Like Paul Scholes and Michael Carrick, these aren't just intelligent, thoughtful men; they have a world-class footballing intelligence.
Robin van Persie's footballing upbringing in Holland gave him his basic technical excellence. Rooney is that relative rarity these days: an English footballer gifted with great technical skill in both feet.
They are already on a wavelength and also with their key team-mates: Carrick, Cleverley, Valencia, Kagawa.
Just consider these scary facts:
- Last season, Van Persie and Rooney were the top two scorers in the Premier League, with 57 goals between them;
- In the last eight seasons Rooney has scored 182 goals for United in 366 matches (a ratio of 0.5), including 34 the year after Cristiano Ronaldo left;
- In his last four seasons at Arsenal, RVP scored 89 goals in 144 matches, a ratio of 0.62. He has scored seven in his first nine games for United;
- And they have both scored at least 30 times for their respective countries, at a rate of at least 0.4.
These are world-class goal scorers, but much more than that.
Van Persie and Rooney were first and third in the "goals and assists" in the Premier League 2011/12.
Finally, Rooney provided both assists for van Persie to score against Cluj; he repeated the feat with assists for Evra and Cleverley against Newcastle, where van Persie also crossed for Jonny Evans' goal.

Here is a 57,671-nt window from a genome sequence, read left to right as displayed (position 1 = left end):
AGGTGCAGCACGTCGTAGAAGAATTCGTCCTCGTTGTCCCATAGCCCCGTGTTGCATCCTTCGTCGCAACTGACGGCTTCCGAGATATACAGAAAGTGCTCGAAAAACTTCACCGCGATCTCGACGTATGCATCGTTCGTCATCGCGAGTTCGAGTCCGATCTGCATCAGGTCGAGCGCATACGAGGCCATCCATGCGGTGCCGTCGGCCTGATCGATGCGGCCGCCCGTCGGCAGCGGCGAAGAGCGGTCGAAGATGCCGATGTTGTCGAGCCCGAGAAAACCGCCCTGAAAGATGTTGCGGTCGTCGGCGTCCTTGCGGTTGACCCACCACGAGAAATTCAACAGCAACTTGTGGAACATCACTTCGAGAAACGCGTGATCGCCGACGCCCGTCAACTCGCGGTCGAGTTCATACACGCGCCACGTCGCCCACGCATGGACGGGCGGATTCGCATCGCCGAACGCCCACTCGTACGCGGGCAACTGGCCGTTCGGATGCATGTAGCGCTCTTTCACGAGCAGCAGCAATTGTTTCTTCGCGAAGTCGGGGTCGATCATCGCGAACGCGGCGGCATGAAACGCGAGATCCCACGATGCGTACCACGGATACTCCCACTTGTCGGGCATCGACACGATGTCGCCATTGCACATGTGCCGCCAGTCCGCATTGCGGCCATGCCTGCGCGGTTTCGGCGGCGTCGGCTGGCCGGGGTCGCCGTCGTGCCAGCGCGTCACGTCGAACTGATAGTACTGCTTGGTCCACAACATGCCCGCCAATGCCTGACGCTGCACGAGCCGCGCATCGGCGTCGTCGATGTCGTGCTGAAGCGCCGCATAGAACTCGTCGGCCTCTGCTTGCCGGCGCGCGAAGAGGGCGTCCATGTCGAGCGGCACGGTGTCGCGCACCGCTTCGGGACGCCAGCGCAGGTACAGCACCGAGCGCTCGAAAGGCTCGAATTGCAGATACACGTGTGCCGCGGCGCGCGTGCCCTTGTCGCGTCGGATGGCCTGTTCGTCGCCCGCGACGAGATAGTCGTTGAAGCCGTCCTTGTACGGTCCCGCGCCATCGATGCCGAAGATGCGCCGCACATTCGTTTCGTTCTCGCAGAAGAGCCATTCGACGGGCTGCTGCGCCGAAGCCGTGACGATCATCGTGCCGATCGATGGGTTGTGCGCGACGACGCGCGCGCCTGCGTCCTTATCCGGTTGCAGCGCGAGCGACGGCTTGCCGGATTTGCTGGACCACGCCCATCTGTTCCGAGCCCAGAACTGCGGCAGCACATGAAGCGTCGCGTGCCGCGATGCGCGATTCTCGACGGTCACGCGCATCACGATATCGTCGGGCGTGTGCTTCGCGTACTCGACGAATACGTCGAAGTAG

For as long as they stay fit, Rooney and van Persie will play in all the important matches. They can be potentially the most lethal combination in the history of the Premier League. Mouthwatering.
The Cluj match gave us an inkling that Sir Alex was about to implement a major tactical change. The Newcastle League match confirmed this.
Suddenly, with the preferred formation for 50 years being 4-4-2, United were fielded without any wingers. The result? The best performance of the season so far. United dominated possession and there was only one team in it.
That doesn't mean to say that they won't revert to using wingers, maybe even starting against Stoke on Saturday. But from now on every opposition manager will have to plan for several possibilities.
The immediate effect of the "diamond" formation that Sir Alex used in those two matches was not only to dominate midfield: not only to dominate the pace and possession in the match, but also to produce a clean sheet.
Nobody wants United to abandon their commitment to attacking football and indeed they don't need to. Chelsea have also produced a format based on close passing at pace that has echoes of Barcelona's tiki-taka football.
In Shinji Kagawa and Robin van Persie there are two new signings very comfortable with a fast-paced, technically skilled game. United's players have been brought up that way.